By Sarah R. Schwartz ’10
On Sept. 11, the ninth anniversary of the worst attack on American soil since the bombing of Pearl Harbor, Dr. Adrienne Redd, Adjunct Professor of Sociology, releases her new book, Fallen Walls and Fallen Towers: The Fate of the Nation in a Global World. The book discusses how to make sense of international catastrophes and transitions of the past two decades—starting from the fall of the Berlin Wall in 1989, through the events of Sept. 11, 2001, and beyond.
In the introduction, Redd notes, “This book argues that to survive globalization the nation-state must evolve beyond the institution’s early conception in the 17th century. Specifically, I urge society to collectively re-imagine the following four historical properties of the nation-state: sovereignty, boundedness, unity and modernity.”
Redd also focuses on the ways in which global events are eroding and pressuring traditional political institutions. Her book, however grim the topic remains, offers an affirmative rather than apocalyptic perspective of the way in which the public and political leaders need to re-think the organization of the world.
In addition to teaching and writing, Redd is also the resident film discussion leader at the Hiway Theater in Jenkintown, Pa. To celebrate the release of her book, Fallen Walls and Fallen Towers will be available at the screening of Duck Soup (1933) at the Hiway Theatre on Sept. 28. For more information visit www.hiwaytheatre.org.
The Bulletin sat down with Redd to get in-depth look at Fallen Walls and Fallen Towers.
Q: First and foremost, what motivated you to research and write this book?
A: As many people were, I was stunned and saddened by the events of Sept. 11. I was teaching Contemporary Social Problems at Cabrini College at the time, and I tried to talk to my students about what had happened. As the foreign policy response of President George W. Bush evolved over the next two years, I was able to observe him and his advisers, particularly Donald Rumsfeld, trying to make sense of what had happened. The original discourse from President Bush and other world leaders and intellectuals seemed to postulate that “virtual nations,” of which al Qaeda seemed to be one, might be taking control of world politics. I tested this hypothesis over the next few years by reading 555 editorials and letters to the editor on crises, such as that of Sept. 11. I found that it was an incorrect hypothesis. The purpose of research and writing my dissertation and book was to open-mindedly test various theories about the trajectory of world order.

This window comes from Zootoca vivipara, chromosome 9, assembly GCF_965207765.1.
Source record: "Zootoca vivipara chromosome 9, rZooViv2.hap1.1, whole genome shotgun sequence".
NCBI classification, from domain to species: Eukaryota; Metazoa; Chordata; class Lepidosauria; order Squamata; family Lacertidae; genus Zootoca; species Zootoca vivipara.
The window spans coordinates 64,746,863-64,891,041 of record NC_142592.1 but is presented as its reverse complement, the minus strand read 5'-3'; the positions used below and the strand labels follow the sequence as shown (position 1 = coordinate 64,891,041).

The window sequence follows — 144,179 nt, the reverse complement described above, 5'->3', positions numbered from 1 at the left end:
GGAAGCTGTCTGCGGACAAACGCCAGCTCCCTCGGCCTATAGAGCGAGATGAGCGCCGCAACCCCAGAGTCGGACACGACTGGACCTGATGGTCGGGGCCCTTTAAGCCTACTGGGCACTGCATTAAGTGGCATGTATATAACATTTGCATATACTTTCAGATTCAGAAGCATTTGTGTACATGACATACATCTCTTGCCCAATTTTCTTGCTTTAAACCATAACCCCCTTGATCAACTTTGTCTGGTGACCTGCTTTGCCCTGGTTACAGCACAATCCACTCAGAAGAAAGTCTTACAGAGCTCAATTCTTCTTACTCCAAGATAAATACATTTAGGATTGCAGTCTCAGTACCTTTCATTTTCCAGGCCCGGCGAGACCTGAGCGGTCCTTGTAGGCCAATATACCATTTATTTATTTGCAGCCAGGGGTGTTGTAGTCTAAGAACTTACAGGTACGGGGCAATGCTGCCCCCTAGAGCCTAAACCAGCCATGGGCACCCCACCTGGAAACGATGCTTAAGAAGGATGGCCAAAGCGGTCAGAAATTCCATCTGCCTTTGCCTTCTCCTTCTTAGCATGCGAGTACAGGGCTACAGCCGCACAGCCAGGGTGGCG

From the book:
“We are seeing something new here…”
By early 2002, the Bush administration was preparing the American public for the invasion of Iraq. The Secretary of Defense at the time, Donald Rumsfeld, made statements in which it seemed he was groping to understand military conflict between a nation-state and a non-state.
Like Rumsfeld, scholars and other authors had been scrambling to understand what was happening. They were responding to the events of the final decade of the 20th century and the beginning of the 21st, asking: What is going on with the nation-state? Is a “postnational” era dawning, in which the assumptions about world order will no longer revolve around the nation-state? If the nation-state is indeed breaking down, what will the emergent organization look like? Will the world decline into disconnected chaos like that seen in Europe after the fall of the Roman Empire? What will the nation-state become when it is not shaped by the tug-of-war between capitalism and communism?
Footnote: Transcript, Press Conference with U.S. Secretary of Defense Donald Rumsfeld, April 25, 2002.
Q: What was the biggest challenge and or triumph during the research/writing process?
A: Fulfilling my responsibilities as a professor, mother and wife were the biggest challenges. At the time I entered doctoral research my second child was born. Doing the research was difficult but much easier than being a mom.
Q: How do you hope Fallen Walls and Fallen Towers will be read and/or used?
A: I hope that everyone who wonders what gigantic shift is underway in world affairs will read the book and will actually talk differently about our nation and other nations because they realize that how we talk affects political reality. I am using the book as a textbook for the University Seminar Understanding Global News this semester and I hope to continue to expand the book for use as a text for other professors.
Q: What are future plans and goals? Are there any other projects in the works?
A: Last spring of 2010, I wrote a book with the students of the course titled The Sociology of Whiteness. I am in the process of completing that as a book. I will also bring out an updated, expanded 2011 (10th anniversary) edition of Fallen Walls and Fallen Towers, just as Thomas Friedman did with The World is Flat. I am also working on a book on the changing meaning of nation-state boundaries, and would like to complete a book I began in the 1990s titled A Terrible Beauty, about how political activism transforms activists’ lives.
(Photo Credit: Robin Trautman)